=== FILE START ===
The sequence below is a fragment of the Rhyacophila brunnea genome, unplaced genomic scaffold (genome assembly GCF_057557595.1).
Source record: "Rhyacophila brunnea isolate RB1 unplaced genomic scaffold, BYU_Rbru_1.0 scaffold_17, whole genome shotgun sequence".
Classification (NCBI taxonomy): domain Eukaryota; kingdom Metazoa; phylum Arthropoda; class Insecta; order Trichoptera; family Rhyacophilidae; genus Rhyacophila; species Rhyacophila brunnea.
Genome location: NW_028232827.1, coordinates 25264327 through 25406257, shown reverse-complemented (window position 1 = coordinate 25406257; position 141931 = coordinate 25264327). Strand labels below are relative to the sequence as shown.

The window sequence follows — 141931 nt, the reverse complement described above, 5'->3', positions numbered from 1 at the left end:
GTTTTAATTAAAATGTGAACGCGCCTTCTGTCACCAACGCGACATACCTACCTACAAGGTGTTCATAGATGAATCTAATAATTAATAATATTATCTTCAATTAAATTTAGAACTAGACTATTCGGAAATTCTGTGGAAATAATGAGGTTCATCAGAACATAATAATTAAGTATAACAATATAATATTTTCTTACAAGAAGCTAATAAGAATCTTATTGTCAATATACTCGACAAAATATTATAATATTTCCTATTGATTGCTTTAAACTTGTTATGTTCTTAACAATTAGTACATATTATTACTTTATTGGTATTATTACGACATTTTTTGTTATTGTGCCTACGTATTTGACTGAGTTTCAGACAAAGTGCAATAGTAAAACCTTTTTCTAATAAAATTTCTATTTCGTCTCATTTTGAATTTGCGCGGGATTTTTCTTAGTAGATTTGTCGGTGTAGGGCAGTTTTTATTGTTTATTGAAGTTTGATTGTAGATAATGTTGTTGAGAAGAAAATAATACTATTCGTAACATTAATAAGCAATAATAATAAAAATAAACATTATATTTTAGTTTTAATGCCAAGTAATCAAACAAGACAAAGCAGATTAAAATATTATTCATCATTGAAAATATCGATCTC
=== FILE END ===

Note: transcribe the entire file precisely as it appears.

The sequence below is a fragment of the Rhyacophila brunnea genome, unplaced genomic scaffold (genome assembly GCF_057557595.1).
Source record: "Rhyacophila brunnea isolate RB1 unplaced genomic scaffold, BYU_Rbru_1.0 scaffold_17, whole genome shotgun sequence".
Classification (NCBI taxonomy): domain Eukaryota; kingdom Metazoa; phylum Arthropoda; class Insecta; order Trichoptera; family Rhyacophilidae; genus Rhyacophila; species Rhyacophila brunnea.
Genome location: NW_028232827.1, coordinates 25264327 through 25406257, shown reverse-complemented (window position 1 = coordinate 25406257; position 141931 = coordinate 25264327). Strand labels below are relative to the sequence as shown.

The window sequence follows — 141931 nt, the reverse complement described above, 5'->3', positions numbered from 1 at the left end:
GTTTTAATTAAAATGTGAACGCGCCTTCTGTCACCAACGCGACATACCTACCTACAAGGTGTTCATAGATGAATCTAATAATTAATAATATTATCTTCAATTAAATTTAGAACTAGACTATTCGGAAATTCTGTGGAAATAATGAGGTTCATCAGAACATAATAATTAAGTATAACAATATAATATTTTCTTACAAGAAGCTAATAAGAATCTTATTGTCAATATACTCGACAAAATATTATAATATTTCCTATTGATTGCTTTAAACTTGTTATGTTCTTAACAATTAGTACATATTATTACTTTATTGGTATTATTACGACATTTTTTGTTATTGTGCCTACGTATTTGACTGAGTTTCAGACAAAGTGCAATAGTAAAACCTTTTTCTAATAAAATTTCTATTTCGTCTCATTTTGAATTTGCGCGGGATTTTTCTTAGTAGATTTGTCGGTGTAGGGCAGTTTTTATTGTTTATTGAAGTTTGATTGTAGATAATGTTGTTGAGAAGAAAATAATACTATTCGTAACATTAATAAGCAATAATAATAAAAATAAACATTATATTTTAGTTTTAATGCCAAGTAATCAAACAAGACAAAGCAGATTAAAATATTATTCATCATTGAAAATATCGATCTC